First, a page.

Pacquiao vs. Bradley Highlights: Recap and Analysis of Complete Fight

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Pacquiao vs. Bradley Highlights: Recap and Analysis of Complete Fight
David Becker/Getty Images

Manny Pacquiao got his revenge on Saturday night at the MGM Grand in Las Vegas.

He outboxed Timothy Bradley to regain his WBO welterweight title with a composed and sharp performance. Here are the official scores from ESPN.com's Dan Rafael:

Early in the fight, Bradley had some success. He was very elusive and was scoring with body shots. Bradley's looping counter right hand was also finding its mark as well.

In the fourth round, Bradley stunned Pacquiao with a straight right hand. Welterweight contender Andre Berto thought the early action was a bad sign for Pacquiao:

HBO's Max Kellerman noted Bradley's increased confidence compared to the first bout:

Over the next couple of rounds, it was clear he was chasing the knockout.

David Becker/Getty Images

That approach effectively cost him the fight. A former Bradley foe, Ruslan Provodnikov was a prophetic pugilist when he tweeted this during the middle rounds:

It seemed Bradley was expecting Pacquiao to come forward and throw caution to the wind. But he never did. He stayed calm and was content to box from a distance.

Pacquiao would fire combinations from the outside, and Bradley would duck and elude many of them, but he wasn't firing anything back.

From the seventh round on, Bradley stood flatfootedly and launched wild, winging counterpunches at Pacquiao. He looked more like Sakio Bika than the skilled boxer we watched beat Juan Manuel Marquez.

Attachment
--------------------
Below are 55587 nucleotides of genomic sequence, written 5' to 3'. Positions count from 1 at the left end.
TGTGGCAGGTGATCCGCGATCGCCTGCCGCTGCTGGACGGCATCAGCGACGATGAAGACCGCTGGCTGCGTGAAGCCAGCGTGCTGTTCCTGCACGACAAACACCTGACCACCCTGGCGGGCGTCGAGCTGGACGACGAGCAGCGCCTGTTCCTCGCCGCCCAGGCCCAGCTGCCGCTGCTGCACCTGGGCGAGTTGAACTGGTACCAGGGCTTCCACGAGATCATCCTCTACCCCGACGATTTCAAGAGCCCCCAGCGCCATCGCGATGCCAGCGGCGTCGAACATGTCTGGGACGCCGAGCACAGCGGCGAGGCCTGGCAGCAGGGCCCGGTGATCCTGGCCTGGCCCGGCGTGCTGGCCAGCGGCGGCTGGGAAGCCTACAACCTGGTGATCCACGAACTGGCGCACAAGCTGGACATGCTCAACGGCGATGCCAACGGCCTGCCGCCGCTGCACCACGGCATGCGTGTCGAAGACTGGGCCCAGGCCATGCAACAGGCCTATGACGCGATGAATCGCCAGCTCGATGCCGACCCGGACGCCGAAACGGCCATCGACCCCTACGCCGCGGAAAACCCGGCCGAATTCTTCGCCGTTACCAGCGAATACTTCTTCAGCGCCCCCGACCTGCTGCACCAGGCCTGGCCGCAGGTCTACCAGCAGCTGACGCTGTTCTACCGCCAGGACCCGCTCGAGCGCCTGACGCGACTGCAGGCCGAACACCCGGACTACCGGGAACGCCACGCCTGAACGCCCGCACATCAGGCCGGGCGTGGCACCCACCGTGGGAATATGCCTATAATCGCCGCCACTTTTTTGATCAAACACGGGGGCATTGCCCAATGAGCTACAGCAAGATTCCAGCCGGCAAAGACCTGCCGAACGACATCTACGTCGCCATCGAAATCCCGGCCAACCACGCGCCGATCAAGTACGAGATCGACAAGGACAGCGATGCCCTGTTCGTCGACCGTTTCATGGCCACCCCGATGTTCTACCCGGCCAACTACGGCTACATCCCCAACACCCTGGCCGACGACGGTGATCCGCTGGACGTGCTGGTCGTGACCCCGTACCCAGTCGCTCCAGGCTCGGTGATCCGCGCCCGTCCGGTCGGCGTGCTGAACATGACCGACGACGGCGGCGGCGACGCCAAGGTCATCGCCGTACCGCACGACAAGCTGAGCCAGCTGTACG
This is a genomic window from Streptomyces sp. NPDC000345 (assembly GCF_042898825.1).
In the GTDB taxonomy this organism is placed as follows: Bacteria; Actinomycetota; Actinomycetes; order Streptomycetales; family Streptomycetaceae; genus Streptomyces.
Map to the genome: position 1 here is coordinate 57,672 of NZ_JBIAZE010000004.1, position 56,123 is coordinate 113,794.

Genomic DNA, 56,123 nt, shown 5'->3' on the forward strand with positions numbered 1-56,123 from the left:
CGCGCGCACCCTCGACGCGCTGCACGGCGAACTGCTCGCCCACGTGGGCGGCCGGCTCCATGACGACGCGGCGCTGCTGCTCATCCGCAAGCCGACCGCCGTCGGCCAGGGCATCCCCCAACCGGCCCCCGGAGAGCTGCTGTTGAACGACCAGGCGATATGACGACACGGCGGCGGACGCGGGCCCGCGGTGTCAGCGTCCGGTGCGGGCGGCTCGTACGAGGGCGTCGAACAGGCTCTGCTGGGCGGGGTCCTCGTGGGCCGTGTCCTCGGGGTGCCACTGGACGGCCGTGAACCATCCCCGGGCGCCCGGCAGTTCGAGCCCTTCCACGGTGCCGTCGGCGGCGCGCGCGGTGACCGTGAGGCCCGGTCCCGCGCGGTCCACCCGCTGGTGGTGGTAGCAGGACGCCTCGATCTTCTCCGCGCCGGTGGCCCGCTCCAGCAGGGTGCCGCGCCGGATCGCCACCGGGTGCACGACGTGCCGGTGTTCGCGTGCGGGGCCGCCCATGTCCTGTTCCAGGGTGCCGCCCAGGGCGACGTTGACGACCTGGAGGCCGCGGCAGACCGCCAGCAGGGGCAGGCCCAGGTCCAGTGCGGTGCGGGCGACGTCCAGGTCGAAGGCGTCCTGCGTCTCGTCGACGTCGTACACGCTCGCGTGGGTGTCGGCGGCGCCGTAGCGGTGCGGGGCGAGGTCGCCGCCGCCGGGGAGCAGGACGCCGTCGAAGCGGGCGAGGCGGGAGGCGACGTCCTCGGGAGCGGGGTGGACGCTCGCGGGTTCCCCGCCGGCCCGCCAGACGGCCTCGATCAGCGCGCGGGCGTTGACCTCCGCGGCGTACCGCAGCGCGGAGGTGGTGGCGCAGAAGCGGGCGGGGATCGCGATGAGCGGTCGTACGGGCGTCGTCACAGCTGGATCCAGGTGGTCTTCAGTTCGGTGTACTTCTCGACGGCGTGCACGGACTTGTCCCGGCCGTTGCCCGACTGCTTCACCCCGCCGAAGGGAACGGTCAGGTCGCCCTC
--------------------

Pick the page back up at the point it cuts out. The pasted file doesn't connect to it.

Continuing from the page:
Pacquiao didn't land his flurries nearly as much as the pro-Pacquiao crowd and announce team suggested, but he did deserve to win the fight.

USA TODAY Sports

When the bout was over, Bradley gave credit to Pacquiao for the win, per Isaac Estrada of Real Boxing News:

He also offered a bit of information that came off as an excuse:

No one knows for sure how hurt Bradley was after the fight, but it appeared as though his emotions got the best of him.

He wanted desperately to prove he was the better, tougher fighter. He expended tons of energy with uncharacteristically wild shots and unnecessary upper-body movement.

Because of this, he looked gassed by the seventh round. 

Pacquiao deserves credit for not falling into the traps that have led to the low points in his career. When he was buzzed in the fourth round, he could have disregarded his defense as he has in the past.

Instead, he stayed focused on the game plan and earned the victory. After the fight, he was thankful:

After falling short in the controversial first meeting, Pacquiao has to feel vindicated by scoring a decisive win. Some might suggest a third fight, but most in the boxing community will feel like Sports Illustrated's Chris Mannix:

From here, Pacquiao is likely looking at a fifth bout with Marquez, if the latter can defeat Mike Alvarado on May 17, per Lem Satterfield of The Ring Magazine.

Though it's a movie the boxing community has seen four times before, fight fans will likely keep coming back to see Pacquiao vs. Marquez because of the promise of nonstop action.

Bradley is still an upper-echelon fighter, but he has to feel pretty empty after this loss. He put so much emotion into this fight. To run out of gas and lose while using a head-scratching strategy has to sting.

Bradley is still somewhat of a draw, but his ceiling will be just below the elite fighters in the world. 

 

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@BMaziqueFPBR

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